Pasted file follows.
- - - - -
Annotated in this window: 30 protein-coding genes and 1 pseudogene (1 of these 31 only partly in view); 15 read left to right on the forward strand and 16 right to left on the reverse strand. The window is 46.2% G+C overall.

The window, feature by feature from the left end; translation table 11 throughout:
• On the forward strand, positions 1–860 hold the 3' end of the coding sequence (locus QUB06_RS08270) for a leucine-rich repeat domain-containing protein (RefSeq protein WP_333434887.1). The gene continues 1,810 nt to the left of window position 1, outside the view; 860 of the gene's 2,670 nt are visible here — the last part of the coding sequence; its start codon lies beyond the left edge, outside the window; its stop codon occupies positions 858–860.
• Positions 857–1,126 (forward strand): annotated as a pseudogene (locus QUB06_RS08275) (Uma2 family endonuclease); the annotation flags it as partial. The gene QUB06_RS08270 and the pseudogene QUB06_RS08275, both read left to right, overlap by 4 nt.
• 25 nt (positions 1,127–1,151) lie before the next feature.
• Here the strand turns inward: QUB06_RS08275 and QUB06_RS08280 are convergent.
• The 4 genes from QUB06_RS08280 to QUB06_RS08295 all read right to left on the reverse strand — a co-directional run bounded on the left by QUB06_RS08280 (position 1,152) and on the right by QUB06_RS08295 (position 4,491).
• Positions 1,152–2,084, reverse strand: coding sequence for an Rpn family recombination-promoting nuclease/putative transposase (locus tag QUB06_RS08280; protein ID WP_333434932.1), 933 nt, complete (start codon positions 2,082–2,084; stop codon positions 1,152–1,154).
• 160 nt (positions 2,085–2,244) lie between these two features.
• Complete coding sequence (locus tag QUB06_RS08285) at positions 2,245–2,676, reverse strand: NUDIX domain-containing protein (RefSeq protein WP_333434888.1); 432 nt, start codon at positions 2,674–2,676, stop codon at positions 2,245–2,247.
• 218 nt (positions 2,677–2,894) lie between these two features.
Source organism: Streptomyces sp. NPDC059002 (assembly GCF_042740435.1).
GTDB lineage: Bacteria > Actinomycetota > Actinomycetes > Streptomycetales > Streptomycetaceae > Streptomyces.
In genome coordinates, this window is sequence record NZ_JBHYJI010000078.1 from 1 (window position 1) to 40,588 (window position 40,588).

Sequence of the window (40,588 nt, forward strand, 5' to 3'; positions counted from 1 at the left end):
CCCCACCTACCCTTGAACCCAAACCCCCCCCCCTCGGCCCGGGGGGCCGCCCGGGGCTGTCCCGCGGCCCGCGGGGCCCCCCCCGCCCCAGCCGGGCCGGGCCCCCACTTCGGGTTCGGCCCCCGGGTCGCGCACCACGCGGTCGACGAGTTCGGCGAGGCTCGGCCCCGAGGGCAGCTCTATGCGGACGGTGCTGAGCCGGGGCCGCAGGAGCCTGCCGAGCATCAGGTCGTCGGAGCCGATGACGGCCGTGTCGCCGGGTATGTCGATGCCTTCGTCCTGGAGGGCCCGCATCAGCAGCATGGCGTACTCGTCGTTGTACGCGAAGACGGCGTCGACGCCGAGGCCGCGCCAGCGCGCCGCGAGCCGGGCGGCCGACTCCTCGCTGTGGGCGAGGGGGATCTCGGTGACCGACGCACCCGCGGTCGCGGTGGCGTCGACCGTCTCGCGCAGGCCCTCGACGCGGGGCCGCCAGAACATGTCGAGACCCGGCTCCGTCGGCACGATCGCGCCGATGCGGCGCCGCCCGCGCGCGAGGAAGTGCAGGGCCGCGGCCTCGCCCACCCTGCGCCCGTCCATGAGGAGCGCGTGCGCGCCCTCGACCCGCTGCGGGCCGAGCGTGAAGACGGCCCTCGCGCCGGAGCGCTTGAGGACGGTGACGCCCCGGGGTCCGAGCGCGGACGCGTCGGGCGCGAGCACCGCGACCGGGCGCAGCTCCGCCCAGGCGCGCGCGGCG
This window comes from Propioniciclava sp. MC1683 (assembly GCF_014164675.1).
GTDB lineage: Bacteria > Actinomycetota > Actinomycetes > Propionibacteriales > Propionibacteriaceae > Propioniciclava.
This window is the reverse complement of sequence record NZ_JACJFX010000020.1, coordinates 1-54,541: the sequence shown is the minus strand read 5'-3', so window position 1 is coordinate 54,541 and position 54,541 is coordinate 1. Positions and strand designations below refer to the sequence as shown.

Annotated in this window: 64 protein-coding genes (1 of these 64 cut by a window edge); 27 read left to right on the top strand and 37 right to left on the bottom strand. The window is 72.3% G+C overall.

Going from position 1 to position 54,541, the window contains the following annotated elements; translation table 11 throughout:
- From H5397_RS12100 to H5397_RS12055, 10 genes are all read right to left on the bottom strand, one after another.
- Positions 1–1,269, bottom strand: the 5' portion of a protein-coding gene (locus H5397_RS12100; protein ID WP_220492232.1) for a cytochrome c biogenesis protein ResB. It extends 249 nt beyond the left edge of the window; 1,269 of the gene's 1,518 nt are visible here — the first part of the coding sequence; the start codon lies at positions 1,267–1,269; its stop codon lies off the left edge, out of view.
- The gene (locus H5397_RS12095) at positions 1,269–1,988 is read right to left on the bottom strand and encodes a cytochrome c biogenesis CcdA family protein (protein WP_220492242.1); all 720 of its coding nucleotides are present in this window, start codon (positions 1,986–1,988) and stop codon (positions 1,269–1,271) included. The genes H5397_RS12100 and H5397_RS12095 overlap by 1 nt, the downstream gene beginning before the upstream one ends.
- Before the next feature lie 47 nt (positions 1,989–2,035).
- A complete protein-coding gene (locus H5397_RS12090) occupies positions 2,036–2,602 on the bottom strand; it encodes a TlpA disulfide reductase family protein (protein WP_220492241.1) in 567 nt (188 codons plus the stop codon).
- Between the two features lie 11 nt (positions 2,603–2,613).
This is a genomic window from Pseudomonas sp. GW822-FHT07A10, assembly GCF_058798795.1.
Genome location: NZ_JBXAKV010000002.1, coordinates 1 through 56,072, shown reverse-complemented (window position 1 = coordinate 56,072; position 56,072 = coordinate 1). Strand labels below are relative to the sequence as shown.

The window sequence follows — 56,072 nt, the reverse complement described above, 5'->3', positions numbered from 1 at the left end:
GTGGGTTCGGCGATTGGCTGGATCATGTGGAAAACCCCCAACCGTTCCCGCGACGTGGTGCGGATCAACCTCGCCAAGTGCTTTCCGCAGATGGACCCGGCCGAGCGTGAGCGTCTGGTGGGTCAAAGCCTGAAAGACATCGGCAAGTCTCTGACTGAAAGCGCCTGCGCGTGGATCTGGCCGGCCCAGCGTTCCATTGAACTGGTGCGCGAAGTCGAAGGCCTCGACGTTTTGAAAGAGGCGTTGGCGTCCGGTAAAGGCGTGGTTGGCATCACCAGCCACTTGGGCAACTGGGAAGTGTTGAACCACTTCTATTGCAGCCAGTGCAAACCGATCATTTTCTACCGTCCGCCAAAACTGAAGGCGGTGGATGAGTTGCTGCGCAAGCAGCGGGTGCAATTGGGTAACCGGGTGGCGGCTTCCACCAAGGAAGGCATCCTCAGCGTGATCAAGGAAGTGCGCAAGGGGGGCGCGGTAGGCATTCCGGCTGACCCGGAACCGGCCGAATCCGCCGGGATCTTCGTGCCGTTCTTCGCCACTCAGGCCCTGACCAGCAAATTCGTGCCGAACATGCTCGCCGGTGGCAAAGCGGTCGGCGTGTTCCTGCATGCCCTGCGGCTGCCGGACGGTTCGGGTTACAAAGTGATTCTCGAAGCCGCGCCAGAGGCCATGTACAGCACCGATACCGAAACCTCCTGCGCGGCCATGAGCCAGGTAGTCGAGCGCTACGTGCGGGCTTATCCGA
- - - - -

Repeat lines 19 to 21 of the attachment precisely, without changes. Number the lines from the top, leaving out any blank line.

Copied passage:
This window is the reverse complement of sequence record NZ_JACJFX010000020.1, coordinates 1-54,541: the sequence shown is the minus strand read 5'-3', so window position 1 is coordinate 54,541 and position 54,541 is coordinate 1. Positions and strand designations below refer to the sequence as shown.

Annotated in this window: 64 protein-coding genes (1 of these 64 cut by a window edge); 27 read left to right on the top strand and 37 right to left on the bottom strand. The window is 72.3% G+C overall.

Going from position 1 to position 54,541, the window contains the following annotated elements; translation table 11 throughout: